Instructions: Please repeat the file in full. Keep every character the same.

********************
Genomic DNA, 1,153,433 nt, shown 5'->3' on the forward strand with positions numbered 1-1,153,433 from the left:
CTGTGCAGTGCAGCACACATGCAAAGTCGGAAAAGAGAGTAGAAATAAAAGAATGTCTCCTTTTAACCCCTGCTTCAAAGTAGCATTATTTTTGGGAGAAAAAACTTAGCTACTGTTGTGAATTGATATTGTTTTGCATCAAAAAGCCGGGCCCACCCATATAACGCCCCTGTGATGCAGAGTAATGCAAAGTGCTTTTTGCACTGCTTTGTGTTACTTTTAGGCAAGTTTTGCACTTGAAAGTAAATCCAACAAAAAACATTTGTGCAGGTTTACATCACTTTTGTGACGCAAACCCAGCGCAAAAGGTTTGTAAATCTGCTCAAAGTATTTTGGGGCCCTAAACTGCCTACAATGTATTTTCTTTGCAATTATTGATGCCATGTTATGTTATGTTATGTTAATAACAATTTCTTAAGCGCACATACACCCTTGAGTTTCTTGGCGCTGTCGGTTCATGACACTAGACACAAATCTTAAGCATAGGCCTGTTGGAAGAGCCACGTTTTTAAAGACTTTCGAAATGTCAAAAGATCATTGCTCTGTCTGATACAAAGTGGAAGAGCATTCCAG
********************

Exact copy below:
Genomic DNA, 1,153,433 nt, shown 5'->3' on the forward strand with positions numbered 1-1,153,433 from the left:
CTGTGCAGTGCAGCACACATGCAAAGTCGGAAAAGAGAGTAGAAATAAAAGAATGTCTCCTTTTAACCCCTGCTTCAAAGTAGCATTATTTTTGGGAGAAAAAACTTAGCTACTGTTGTGAATTGATATTGTTTTGCATCAAAAAGCCGGGCCCACCCATATAACGCCCCTGTGATGCAGAGTAATGCAAAGTGCTTTTTGCACTGCTTTGTGTTACTTTTAGGCAAGTTTTGCACTTGAAAGTAAATCCAACAAAAAACATTTGTGCAGGTTTACATCACTTTTGTGACGCAAACCCAGCGCAAAAGGTTTGTAAATCTGCTCAAAGTATTTTGGGGCCCTAAACTGCCTACAATGTATTTTCTTTGCAATTATTGATGCCATGTTATGTTATGTTATGTTAATAACAATTTCTTAAGCGCACATACACCCTTGAGTTTCTTGGCGCTGTCGGTTCATGACACTAGACACAAATCTTAAGCATAGGCCTGTTGGAAGAGCCACGTTTTTAAAGACTTTCGAAATGTCAAAAGATCATTGCTCTGTCTGATACAAAGTGGAAGAGCATTCCAG